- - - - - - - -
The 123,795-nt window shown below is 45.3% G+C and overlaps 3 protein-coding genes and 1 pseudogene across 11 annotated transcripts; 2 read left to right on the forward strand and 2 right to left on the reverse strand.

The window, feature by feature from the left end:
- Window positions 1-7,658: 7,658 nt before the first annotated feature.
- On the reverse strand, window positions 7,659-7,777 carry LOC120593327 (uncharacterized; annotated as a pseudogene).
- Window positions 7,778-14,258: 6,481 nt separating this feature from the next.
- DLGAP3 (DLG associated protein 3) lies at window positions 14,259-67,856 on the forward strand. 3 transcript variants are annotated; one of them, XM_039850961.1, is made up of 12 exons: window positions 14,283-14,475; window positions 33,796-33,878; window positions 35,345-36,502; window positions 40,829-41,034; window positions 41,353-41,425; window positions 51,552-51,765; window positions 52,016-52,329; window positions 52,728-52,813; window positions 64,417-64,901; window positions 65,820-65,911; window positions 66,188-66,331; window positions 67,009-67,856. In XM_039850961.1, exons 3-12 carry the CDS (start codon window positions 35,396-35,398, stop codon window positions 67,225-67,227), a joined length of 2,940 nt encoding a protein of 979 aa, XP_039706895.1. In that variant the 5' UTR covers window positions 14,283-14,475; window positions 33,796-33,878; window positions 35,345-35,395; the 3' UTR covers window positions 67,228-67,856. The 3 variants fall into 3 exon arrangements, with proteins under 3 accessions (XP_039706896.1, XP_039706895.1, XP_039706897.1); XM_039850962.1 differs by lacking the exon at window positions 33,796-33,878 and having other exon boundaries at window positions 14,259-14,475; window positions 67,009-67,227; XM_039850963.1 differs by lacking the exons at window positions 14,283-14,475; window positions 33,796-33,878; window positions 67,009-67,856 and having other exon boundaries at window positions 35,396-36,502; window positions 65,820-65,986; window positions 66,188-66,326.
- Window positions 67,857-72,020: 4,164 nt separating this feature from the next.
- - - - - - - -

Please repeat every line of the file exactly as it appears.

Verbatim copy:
The 123,795-nt window shown below is 45.3% G+C and overlaps 3 protein-coding genes and 1 pseudogene across 11 annotated transcripts; 2 read left to right on the forward strand and 2 right to left on the reverse strand.

The window, feature by feature from the left end:
- Window positions 1-7,658: 7,658 nt before the first annotated feature.
- On the reverse strand, window positions 7,659-7,777 carry LOC120593327 (uncharacterized; annotated as a pseudogene).
- Window positions 7,778-14,258: 6,481 nt separating this feature from the next.
- DLGAP3 (DLG associated protein 3) lies at window positions 14,259-67,856 on the forward strand. 3 transcript variants are annotated; one of them, XM_039850961.1, is made up of 12 exons: window positions 14,283-14,475; window positions 33,796-33,878; window positions 35,345-36,502; window positions 40,829-41,034; window positions 41,353-41,425; window positions 51,552-51,765; window positions 52,016-52,329; window positions 52,728-52,813; window positions 64,417-64,901; window positions 65,820-65,911; window positions 66,188-66,331; window positions 67,009-67,856. In XM_039850961.1, exons 3-12 carry the CDS (start codon window positions 35,396-35,398, stop codon window positions 67,225-67,227), a joined length of 2,940 nt encoding a protein of 979 aa, XP_039706895.1. In that variant the 5' UTR covers window positions 14,283-14,475; window positions 33,796-33,878; window positions 35,345-35,395; the 3' UTR covers window positions 67,228-67,856. The 3 variants fall into 3 exon arrangements, with proteins under 3 accessions (XP_039706896.1, XP_039706895.1, XP_039706897.1); XM_039850962.1 differs by lacking the exon at window positions 33,796-33,878 and having other exon boundaries at window positions 14,259-14,475; window positions 67,009-67,227; XM_039850963.1 differs by lacking the exons at window positions 14,283-14,475; window positions 33,796-33,878; window positions 67,009-67,856 and having other exon boundaries at window positions 35,396-36,502; window positions 65,820-65,986; window positions 66,188-66,326.
- Window positions 67,857-72,020: 4,164 nt separating this feature from the next.